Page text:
ICYMI: The Nissan Quest Still Exists - Company Confirms 2017 Model

Timothy Cain
by Timothy Cain
icymi the nissan quest still exists company confirms 2017 model

You can still buy a brand new Nissan Quest.

In fact, you’ll be able to do so in 2017, as well.

To be honest, we had our doubts about the Quest’s U.S. future. Nissan Canada killed the Quest in 2013. Fast forward three years, and Nissan USA’s lingering Quest suffered a massive 73-percent year-over-year sales decline between August and November of this year. During that period, only 0.5 percent of American minivan buyers, just one out of every 200, opted for a Nissan Quest.

With sales poor and inventory falling below 300 units nationwide, we became suspicious. Long after Nissan began featuring 2017 examples of the company’s current fleet on both its media and consumer websites, the Quest still only existed as a 2016 example. Time and again we made inquiries with Nissan. Time and again, Nissan responded with an absence of hard information.

This morning, however, was different. Our latest query, “Can we assume it’s dead, or is this just an extended hiatus before a 2017 Quest arrives?”, was met with a no.

“There will be a 2017 Quest,” Dan Passe, senior manager for Nissan product communications, told TTAC today. There’s no word yet on the exact timing of the on-sale date or any trim changes, or if the Quest will still fail miserably in the IIHS’s small overlap test.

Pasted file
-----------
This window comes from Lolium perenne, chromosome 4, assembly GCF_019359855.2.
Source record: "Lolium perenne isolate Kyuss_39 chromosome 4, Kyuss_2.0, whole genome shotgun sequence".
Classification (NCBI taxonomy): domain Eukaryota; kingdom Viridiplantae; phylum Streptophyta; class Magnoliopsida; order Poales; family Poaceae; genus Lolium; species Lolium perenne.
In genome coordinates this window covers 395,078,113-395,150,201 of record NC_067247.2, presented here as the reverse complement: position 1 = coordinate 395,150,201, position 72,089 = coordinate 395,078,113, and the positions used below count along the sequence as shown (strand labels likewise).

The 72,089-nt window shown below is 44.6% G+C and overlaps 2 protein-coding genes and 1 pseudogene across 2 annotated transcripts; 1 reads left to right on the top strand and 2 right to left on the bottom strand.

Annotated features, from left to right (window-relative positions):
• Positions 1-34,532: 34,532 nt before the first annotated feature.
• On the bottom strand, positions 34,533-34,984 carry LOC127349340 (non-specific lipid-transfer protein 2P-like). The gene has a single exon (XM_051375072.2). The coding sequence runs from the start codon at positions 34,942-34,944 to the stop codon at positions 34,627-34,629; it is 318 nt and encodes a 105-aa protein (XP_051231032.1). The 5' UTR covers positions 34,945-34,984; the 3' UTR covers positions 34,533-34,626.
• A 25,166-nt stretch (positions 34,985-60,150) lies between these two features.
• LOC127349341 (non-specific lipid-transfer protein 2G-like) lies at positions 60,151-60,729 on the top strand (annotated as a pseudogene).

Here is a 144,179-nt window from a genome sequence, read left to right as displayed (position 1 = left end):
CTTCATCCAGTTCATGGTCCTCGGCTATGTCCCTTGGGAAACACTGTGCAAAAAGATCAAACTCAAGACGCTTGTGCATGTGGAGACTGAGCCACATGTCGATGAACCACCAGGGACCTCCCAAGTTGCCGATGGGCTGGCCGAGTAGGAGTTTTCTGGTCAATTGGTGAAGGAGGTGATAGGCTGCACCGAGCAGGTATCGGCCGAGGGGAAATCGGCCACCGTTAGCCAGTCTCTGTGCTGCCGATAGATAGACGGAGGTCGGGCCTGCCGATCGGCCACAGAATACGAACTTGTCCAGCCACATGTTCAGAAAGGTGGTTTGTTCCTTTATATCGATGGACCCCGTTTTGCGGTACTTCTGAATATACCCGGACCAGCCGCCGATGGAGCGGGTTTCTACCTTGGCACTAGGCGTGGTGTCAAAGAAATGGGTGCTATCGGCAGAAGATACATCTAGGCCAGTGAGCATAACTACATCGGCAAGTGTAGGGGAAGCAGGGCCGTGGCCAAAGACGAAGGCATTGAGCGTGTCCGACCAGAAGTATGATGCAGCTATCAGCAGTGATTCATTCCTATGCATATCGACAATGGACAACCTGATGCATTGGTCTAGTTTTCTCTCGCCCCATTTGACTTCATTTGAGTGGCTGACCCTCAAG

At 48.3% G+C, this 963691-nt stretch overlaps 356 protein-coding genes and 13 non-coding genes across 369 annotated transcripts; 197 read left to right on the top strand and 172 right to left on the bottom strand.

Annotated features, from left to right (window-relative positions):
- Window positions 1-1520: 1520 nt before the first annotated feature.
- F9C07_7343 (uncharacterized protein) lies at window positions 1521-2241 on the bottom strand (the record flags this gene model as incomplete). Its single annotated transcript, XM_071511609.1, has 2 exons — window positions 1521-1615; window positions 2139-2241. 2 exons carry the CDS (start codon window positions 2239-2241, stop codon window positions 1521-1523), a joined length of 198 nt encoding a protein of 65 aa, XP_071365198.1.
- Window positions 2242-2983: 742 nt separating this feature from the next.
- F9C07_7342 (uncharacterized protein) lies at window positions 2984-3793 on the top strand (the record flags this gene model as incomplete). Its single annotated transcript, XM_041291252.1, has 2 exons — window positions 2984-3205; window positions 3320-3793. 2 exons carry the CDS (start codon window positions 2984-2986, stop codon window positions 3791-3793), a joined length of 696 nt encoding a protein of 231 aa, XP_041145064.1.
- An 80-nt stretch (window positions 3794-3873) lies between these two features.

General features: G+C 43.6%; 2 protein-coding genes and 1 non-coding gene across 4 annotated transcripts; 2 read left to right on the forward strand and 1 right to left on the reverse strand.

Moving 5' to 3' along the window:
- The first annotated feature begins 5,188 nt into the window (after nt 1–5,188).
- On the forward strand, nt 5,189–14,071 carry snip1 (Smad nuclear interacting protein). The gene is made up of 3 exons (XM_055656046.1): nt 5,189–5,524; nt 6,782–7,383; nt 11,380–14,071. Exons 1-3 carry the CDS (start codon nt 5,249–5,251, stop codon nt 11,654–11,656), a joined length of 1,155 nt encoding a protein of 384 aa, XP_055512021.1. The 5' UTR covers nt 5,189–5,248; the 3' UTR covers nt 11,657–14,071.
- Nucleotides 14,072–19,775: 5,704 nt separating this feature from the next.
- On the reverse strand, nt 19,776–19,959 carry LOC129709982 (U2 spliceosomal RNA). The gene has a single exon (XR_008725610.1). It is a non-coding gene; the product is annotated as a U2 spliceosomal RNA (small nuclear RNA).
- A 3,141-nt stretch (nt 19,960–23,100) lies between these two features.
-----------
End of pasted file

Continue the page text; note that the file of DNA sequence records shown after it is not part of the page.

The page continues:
But even with mere crumbs provided by Nissan so far, this is like the thrilling culmination to a 60 Minutes investigative report. PBS Frontline would have killed for this story. Ken Burns will someday film an historical montage revealing the inner secrets of TTAC’s quest to discover — or not discover, perish the thought — the long-awaited 2017 Quest.

We began pursuing the possible end-of-Quest-production story at the end of October. It is now the beginning of December. That’s the kind of sticktuitiveness, the dogged determination and fervent focus, that brings you back to TTAC day after day.

Okay, so it’s not The Next GT-R. For goodness’ sake, it’s not even a re-engineered Altima.

It’s a Nissan Quest: the most forgotten, ignored, and rejected minivan in America.